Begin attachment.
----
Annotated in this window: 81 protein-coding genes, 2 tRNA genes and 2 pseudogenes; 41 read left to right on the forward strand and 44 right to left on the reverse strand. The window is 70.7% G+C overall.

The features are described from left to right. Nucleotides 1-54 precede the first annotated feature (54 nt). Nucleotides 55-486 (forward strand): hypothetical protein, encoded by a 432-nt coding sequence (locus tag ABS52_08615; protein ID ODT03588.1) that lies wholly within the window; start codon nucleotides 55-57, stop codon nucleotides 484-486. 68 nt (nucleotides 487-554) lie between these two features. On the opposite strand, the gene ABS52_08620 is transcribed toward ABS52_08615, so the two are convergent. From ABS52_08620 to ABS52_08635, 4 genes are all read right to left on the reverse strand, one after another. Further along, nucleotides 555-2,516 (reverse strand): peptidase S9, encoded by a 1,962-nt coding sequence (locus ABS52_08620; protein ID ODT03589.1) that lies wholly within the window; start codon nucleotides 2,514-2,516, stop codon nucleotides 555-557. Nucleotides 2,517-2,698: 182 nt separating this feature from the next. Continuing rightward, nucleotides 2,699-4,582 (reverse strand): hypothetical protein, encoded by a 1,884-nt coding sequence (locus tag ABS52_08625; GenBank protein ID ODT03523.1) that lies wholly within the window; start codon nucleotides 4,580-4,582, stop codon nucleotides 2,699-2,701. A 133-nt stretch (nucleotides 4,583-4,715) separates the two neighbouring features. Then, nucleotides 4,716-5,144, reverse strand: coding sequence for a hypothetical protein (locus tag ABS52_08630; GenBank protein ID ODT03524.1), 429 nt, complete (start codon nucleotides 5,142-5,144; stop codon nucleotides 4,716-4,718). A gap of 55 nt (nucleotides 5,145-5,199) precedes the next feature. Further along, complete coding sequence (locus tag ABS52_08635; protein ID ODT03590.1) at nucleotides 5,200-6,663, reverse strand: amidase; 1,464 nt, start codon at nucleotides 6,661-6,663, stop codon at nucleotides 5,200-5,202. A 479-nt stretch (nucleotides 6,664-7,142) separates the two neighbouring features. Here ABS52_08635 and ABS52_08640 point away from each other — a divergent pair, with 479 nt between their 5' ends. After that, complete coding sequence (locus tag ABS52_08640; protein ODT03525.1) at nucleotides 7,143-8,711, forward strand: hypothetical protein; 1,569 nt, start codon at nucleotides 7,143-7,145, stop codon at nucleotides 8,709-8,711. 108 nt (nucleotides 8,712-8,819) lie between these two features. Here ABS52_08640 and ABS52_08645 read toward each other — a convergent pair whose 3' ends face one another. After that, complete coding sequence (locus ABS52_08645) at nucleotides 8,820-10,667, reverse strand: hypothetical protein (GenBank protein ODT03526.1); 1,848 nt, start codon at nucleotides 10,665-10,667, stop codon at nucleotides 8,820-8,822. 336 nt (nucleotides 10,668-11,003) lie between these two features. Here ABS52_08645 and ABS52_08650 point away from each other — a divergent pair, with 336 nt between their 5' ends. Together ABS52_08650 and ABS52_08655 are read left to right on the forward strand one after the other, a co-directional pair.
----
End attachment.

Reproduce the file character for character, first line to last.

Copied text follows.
Annotated in this window: 81 protein-coding genes, 2 tRNA genes and 2 pseudogenes; 41 read left to right on the forward strand and 44 right to left on the reverse strand. The window is 70.7% G+C overall.

The features are described from left to right. Nucleotides 1-54 precede the first annotated feature (54 nt). Nucleotides 55-486 (forward strand): hypothetical protein, encoded by a 432-nt coding sequence (locus tag ABS52_08615; protein ID ODT03588.1) that lies wholly within the window; start codon nucleotides 55-57, stop codon nucleotides 484-486. 68 nt (nucleotides 487-554) lie between these two features. On the opposite strand, the gene ABS52_08620 is transcribed toward ABS52_08615, so the two are convergent. From ABS52_08620 to ABS52_08635, 4 genes are all read right to left on the reverse strand, one after another. Further along, nucleotides 555-2,516 (reverse strand): peptidase S9, encoded by a 1,962-nt coding sequence (locus ABS52_08620; protein ID ODT03589.1) that lies wholly within the window; start codon nucleotides 2,514-2,516, stop codon nucleotides 555-557. Nucleotides 2,517-2,698: 182 nt separating this feature from the next. Continuing rightward, nucleotides 2,699-4,582 (reverse strand): hypothetical protein, encoded by a 1,884-nt coding sequence (locus tag ABS52_08625; GenBank protein ID ODT03523.1) that lies wholly within the window; start codon nucleotides 4,580-4,582, stop codon nucleotides 2,699-2,701. A 133-nt stretch (nucleotides 4,583-4,715) separates the two neighbouring features. Then, nucleotides 4,716-5,144, reverse strand: coding sequence for a hypothetical protein (locus tag ABS52_08630; GenBank protein ID ODT03524.1), 429 nt, complete (start codon nucleotides 5,142-5,144; stop codon nucleotides 4,716-4,718). A gap of 55 nt (nucleotides 5,145-5,199) precedes the next feature. Further along, complete coding sequence (locus tag ABS52_08635; protein ID ODT03590.1) at nucleotides 5,200-6,663, reverse strand: amidase; 1,464 nt, start codon at nucleotides 6,661-6,663, stop codon at nucleotides 5,200-5,202. A 479-nt stretch (nucleotides 6,664-7,142) separates the two neighbouring features. Here ABS52_08635 and ABS52_08640 point away from each other — a divergent pair, with 479 nt between their 5' ends. After that, complete coding sequence (locus tag ABS52_08640; protein ODT03525.1) at nucleotides 7,143-8,711, forward strand: hypothetical protein; 1,569 nt, start codon at nucleotides 7,143-7,145, stop codon at nucleotides 8,709-8,711. 108 nt (nucleotides 8,712-8,819) lie between these two features. Here ABS52_08640 and ABS52_08645 read toward each other — a convergent pair whose 3' ends face one another. After that, complete coding sequence (locus ABS52_08645) at nucleotides 8,820-10,667, reverse strand: hypothetical protein (GenBank protein ODT03526.1); 1,848 nt, start codon at nucleotides 10,665-10,667, stop codon at nucleotides 8,820-8,822. 336 nt (nucleotides 10,668-11,003) lie between these two features. Here ABS52_08645 and ABS52_08650 point away from each other — a divergent pair, with 336 nt between their 5' ends. Together ABS52_08650 and ABS52_08655 are read left to right on the forward strand one after the other, a co-directional pair.